sharkytm
Oct 9, 2003

Gimme Gimme Swedish Fish...



Fallen Rib

InitialDave posted:

Not usually. Most of the time the advertised CFM is the output from the compressor assembly, the output from the actual connector to your tool is the Free Air Delivery, and will be slightly less.

Correct, plus as the compressor heats up, the air it puts out expands, which isn't good for your tools (warm air=wet air), and de-rates it even more. Plus, lovely companies love to over-rate their compressors. My Craftsman is "rated" at 3.5hp, but its actually 1hp. They used the starting amperage draw to calculate HP, and got called on it. Lawsuit, etc, now its a true rating.

Basically, buy as much compressor as you can afford.

sharkytm
Oct 9, 2003

Gimme Gimme Swedish Fish...



Fallen Rib

Kynetx posted:

I use the Jet version which is identical. They are awesome to the max.

I hate to break it to you, but the Jet version isn't the same. Its very similar, but the guys on h-t did a thread a few years ago comparing them. The rollers and bearings in the Jet are way nicer, which explains its cleaner cuts.

I'm headed down to HF this weekend, $210 in gift cards and a 20% off coupon!

\/\/ A bottle of brake fluid upside down in the MC reservoir, and a piece of tubing that fits the bleeders stuck into an empty plastic bottle works for me. Just open the bleeder, and the brake fluid just obeys gravity and flows out. When the level drops low enough in the reservoir, it'll burp the fresh bottle, and refill. It depends on your MC size, but it always works for me.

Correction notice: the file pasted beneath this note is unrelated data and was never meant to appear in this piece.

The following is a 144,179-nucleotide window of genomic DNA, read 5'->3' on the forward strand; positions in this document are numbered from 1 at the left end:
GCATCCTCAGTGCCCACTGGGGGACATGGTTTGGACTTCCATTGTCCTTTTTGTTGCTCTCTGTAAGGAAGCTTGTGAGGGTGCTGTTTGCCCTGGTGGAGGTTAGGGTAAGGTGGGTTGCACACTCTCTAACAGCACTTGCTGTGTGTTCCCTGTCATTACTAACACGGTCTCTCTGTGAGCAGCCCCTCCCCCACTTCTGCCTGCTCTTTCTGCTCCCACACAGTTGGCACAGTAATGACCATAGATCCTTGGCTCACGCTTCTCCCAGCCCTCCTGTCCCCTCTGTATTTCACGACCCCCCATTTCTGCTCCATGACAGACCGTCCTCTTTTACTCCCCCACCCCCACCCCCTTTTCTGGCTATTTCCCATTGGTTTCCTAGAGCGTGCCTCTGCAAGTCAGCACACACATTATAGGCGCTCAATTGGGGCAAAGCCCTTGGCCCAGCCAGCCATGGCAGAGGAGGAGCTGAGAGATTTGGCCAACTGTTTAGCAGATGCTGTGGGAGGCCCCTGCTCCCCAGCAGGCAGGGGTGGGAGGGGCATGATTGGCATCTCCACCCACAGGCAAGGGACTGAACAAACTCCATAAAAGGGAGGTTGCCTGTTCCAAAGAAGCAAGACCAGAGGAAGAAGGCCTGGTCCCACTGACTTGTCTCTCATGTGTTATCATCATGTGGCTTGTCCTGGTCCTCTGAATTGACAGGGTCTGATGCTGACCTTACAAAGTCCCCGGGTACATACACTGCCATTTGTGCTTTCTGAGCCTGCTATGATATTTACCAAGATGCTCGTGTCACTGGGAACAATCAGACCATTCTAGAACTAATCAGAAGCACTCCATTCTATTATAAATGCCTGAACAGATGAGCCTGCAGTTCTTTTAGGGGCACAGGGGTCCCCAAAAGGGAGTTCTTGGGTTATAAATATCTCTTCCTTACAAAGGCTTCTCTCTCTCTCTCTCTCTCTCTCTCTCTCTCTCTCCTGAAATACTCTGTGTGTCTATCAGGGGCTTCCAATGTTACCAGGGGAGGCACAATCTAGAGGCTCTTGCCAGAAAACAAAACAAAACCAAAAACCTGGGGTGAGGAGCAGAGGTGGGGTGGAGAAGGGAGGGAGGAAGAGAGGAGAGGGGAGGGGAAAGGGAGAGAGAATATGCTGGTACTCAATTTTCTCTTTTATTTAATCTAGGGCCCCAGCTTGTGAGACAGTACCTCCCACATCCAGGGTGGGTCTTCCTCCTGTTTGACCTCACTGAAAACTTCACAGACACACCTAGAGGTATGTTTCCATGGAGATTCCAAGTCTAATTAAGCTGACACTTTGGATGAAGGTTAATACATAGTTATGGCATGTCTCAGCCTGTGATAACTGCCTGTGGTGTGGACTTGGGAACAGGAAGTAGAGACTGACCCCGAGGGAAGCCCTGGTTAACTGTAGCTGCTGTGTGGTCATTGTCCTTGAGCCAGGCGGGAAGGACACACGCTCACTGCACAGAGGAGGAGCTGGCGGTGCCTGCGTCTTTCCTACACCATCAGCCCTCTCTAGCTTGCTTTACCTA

sharkytm fucked around with this message at 19:04 on Jan 23, 2009

sharkytm
Oct 9, 2003

Gimme Gimme Swedish Fish...



Fallen Rib

Kynetx posted:

Any reason a guy couldn't just mod it to match?

you could, and some people have, usually when their sleeve bearings fail on the HF machines. The biggest problem is the rollers, if you had a good machine shop, you could machine your own. The better the roller (harder, less wobble) and the smoother the bearings, the straighter the bandsaw will hold the blade, and the straighter your cuts will be. The other gripe, iirc, was that the HF machine had problems holding blade tension. It would loosen up over the course of a few cuts.

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sharkytm
Oct 9, 2003

Gimme Gimme Swedish Fish...



Fallen Rib

RealKyleH posted:

I saw that, isnt it just a hand pump unit?

Its a hand pump with a small cup to catch liquid. If you use a long enough piece of tubing, you can stand in front of the car, adding brake fluid as needed.